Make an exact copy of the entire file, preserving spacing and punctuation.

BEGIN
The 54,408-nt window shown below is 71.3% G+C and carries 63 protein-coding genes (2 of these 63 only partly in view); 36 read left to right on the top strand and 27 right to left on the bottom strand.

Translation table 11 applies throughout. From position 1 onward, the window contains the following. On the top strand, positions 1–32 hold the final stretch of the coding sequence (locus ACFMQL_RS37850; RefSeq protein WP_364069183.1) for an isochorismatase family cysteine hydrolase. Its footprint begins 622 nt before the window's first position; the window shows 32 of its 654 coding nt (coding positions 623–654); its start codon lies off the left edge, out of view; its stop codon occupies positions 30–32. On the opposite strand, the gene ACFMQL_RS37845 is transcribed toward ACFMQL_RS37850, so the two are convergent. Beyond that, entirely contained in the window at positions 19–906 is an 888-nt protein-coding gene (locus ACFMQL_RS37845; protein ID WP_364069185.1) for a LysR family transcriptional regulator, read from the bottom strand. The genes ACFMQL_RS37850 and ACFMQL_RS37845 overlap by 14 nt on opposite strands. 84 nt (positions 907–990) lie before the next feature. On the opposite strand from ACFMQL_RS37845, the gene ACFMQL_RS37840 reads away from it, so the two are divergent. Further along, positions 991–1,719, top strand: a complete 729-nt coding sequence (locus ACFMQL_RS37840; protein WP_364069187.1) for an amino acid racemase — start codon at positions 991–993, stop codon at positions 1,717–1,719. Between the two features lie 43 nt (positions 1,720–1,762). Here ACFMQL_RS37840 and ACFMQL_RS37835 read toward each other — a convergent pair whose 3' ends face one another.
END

The 54,408-nt window shown below is 71.3% G+C and carries 63 protein-coding genes (2 of these 63 only partly in view); 36 read left to right on the top strand and 27 right to left on the bottom strand.

Translation table 11 applies throughout. From position 1 onward, the window contains the following. On the top strand, positions 1–32 hold the final stretch of the coding sequence (locus ACFMQL_RS37850; RefSeq protein WP_364069183.1) for an isochorismatase family cysteine hydrolase. Its footprint begins 622 nt before the window's first position; the window shows 32 of its 654 coding nt (coding positions 623–654); its start codon lies off the left edge, out of view; its stop codon occupies positions 30–32. On the opposite strand, the gene ACFMQL_RS37845 is transcribed toward ACFMQL_RS37850, so the two are convergent. Beyond that, entirely contained in the window at positions 19–906 is an 888-nt protein-coding gene (locus ACFMQL_RS37845; protein ID WP_364069185.1) for a LysR family transcriptional regulator, read from the bottom strand. The genes ACFMQL_RS37850 and ACFMQL_RS37845 overlap by 14 nt on opposite strands. 84 nt (positions 907–990) lie before the next feature. On the opposite strand from ACFMQL_RS37845, the gene ACFMQL_RS37840 reads away from it, so the two are divergent. Further along, positions 991–1,719, top strand: a complete 729-nt coding sequence (locus ACFMQL_RS37840; protein WP_364069187.1) for an amino acid racemase — start codon at positions 991–993, stop codon at positions 1,717–1,719. Between the two features lie 43 nt (positions 1,720–1,762). Here ACFMQL_RS37840 and ACFMQL_RS37835 read toward each other — a convergent pair whose 3' ends face one another.